Obviously, most potential situations are not as dramatic as September 11. Tilch noted that "fortunately" he had not experienced a disaster situation yet, but added that it would be interesting to see whether Australian businesses hit by bushfires [or floods] had successfully used a BCP or were now creating such a plan.

Protecting centralised resources

At Henry Schein, a US distributor of healthcare products and services, a mix of distributed call centres and distribution centres and a centralised network and computing architecture presents an interesting business continuity planning challenge for CIO Jim Harding.

"Because we have eight distribution centres, if we lost one we can easily reroute that volume to other distribution centres," he said.

"But if we lose our centralised computing or our network, we're down for the count, basically."

Because of its centralised computing structure, the company put great emphasis on revamping its entire disaster recovery plan during 2001. This included working with AT&T to shore up and back up various systems, both centralised and decentralised. For example, by working with AT&T and adding call centre technology from Avaya, the company can automatically reroute customer calls should one call centre go down, or if too many calls flood a single location.

But the main networking resources required a more complex plan. According to Harding, Henry Schein changed its disaster services provider to IBM and added network capabilities from AT&T to back up systems, data, and other resources to IBM's offsite location, contracting with these companies to allow full recovery within 24 hours.

"We could have gone for a four-hour recovery, which means pretty much every time you record a transaction, you're rewriting that to a disk drive at the IBM location," Harding said.

"We opted out of that because the cost is about 10 times what it is to do what we're doing. Now, if you're a financial institution, 24 hours might be the end of the world - but for us, it's OK."

After losing some network capacity when a previous carrier was affected by the September 11 events, Henry Schein consolidated more services with AT&T, "because its own internal recovery capabilities are so far superior to most carriers", Harding says. Still, the company is going a step further and is in the process of adding a third frame carrier to its main sites as a backup to the ISDN dial-up line that backs up the AT&T connectivity.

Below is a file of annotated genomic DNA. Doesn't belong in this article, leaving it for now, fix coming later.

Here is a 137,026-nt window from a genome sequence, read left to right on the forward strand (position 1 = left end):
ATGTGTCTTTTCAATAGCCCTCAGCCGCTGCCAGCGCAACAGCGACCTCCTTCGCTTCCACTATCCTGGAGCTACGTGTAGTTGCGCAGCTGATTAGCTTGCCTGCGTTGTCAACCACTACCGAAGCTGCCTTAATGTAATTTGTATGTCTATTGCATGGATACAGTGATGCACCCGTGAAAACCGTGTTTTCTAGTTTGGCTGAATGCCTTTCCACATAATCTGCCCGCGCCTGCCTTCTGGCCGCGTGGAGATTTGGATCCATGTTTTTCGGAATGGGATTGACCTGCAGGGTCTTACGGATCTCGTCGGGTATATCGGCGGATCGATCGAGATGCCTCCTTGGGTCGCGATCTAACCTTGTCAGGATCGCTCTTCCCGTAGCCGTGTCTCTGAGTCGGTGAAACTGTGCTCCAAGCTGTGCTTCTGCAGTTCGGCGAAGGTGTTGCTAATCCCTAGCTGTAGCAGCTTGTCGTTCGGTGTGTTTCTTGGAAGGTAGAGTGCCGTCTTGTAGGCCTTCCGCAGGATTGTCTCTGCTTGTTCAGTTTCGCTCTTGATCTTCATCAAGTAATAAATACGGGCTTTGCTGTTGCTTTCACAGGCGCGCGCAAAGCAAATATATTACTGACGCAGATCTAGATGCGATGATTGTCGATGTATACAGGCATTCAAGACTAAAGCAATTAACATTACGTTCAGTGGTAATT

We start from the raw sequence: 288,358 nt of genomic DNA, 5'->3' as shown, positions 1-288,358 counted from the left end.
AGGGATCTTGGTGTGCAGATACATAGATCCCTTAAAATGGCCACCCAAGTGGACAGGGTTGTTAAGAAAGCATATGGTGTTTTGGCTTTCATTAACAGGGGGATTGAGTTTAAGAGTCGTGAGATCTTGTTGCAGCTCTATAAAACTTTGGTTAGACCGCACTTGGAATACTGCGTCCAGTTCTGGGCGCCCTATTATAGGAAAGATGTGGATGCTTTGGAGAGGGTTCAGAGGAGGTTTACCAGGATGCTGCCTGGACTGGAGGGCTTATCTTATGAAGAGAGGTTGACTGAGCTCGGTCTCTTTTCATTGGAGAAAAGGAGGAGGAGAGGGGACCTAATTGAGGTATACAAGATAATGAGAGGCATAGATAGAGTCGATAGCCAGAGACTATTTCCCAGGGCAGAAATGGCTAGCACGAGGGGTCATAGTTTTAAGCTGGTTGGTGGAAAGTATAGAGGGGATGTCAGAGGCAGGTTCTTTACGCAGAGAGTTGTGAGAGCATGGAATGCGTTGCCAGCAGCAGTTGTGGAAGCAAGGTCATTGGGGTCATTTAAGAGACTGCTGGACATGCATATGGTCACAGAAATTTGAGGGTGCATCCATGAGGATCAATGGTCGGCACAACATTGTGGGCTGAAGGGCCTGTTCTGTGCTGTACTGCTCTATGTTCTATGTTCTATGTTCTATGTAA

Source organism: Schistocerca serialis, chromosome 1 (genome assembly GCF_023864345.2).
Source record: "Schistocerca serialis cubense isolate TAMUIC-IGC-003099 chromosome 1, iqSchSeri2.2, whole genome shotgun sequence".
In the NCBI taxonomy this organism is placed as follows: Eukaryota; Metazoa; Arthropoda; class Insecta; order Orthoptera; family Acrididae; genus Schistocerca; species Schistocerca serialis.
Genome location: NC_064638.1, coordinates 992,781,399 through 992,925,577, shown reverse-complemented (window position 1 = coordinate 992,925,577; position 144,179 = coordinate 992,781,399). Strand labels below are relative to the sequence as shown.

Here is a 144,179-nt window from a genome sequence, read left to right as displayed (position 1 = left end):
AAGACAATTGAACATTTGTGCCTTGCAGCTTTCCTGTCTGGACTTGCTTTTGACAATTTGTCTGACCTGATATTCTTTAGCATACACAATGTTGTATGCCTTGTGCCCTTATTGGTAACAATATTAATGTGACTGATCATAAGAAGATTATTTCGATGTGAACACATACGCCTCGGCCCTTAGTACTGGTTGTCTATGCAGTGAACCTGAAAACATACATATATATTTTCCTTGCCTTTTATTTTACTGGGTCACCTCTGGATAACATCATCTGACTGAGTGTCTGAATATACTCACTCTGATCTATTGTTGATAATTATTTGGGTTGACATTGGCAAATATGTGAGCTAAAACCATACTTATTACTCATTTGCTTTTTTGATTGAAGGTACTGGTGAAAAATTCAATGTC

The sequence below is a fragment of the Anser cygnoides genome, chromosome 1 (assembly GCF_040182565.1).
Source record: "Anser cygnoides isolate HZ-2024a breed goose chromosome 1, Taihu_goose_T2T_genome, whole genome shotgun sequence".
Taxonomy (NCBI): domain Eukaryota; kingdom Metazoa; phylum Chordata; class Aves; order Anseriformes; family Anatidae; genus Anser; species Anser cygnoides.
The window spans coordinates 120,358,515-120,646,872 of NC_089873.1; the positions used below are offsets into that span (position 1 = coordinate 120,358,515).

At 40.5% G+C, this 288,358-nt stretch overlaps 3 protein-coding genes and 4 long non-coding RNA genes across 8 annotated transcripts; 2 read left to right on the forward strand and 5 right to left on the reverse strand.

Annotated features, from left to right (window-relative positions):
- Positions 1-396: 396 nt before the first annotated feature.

"That wouldn't normally be necessary if we weren't so highly centralised," Harding adds. "There's a price for being centralised, and that's part of it. We still think the efficiency of it and our ability to service the market is superior because of our centralisation, but there are some costs associated with the redundancy and recovery systems you need to put in place."

The entire continuity plan, including the IBM and AT&T services, will be put to work in July when Henry Schein tests its resiliency by building systems from scratch based on a previous night's backup tapes, and then cutting the network over for a little while to test recovery plans. Harding says the company expects to do this kind of full test "at least annually", with more moderate continuity tests performed semi-annually.

A key concern for Harding was finding providers that had excellent business continuity and disaster recovery plans of their own, something he says every company should consider when making any outsourcing or service decisions - especially if it involves access and communications.

"Without the capability, I don't care what the price is," Harding explains. "Part of that is not only 'Do you have this hardware and connectivity and so forth', but 'How can you handle a regional disaster? If 10 of us go down, do you have the capacity to handle that?' That was a big criteria in making our selection."

*ational Foods' Tilch said it is a good idea to partner with your main IT infrastructure supplier.

"This could be IBM or HP, for instance, as it would be too expensive for companies to replicate their IT operations to [a standard that would allow] hot or warm recovery," he said.

However, Tilch noted, such disaster services providers would only recover IT services. Many other issues such as the urgent need to move employees to their new and temporary places of work and then supplying them with everything else they need would not be an IT function.

Another criteria was company buy-in; at Henry Schein, executives understood the need for a full business continuity plan involving not just IT but the support and participation of other business units as well, and were willing to make the necessary investments of time and money. From there, it was a matter of putting all the pieces in place over time, Harding adds.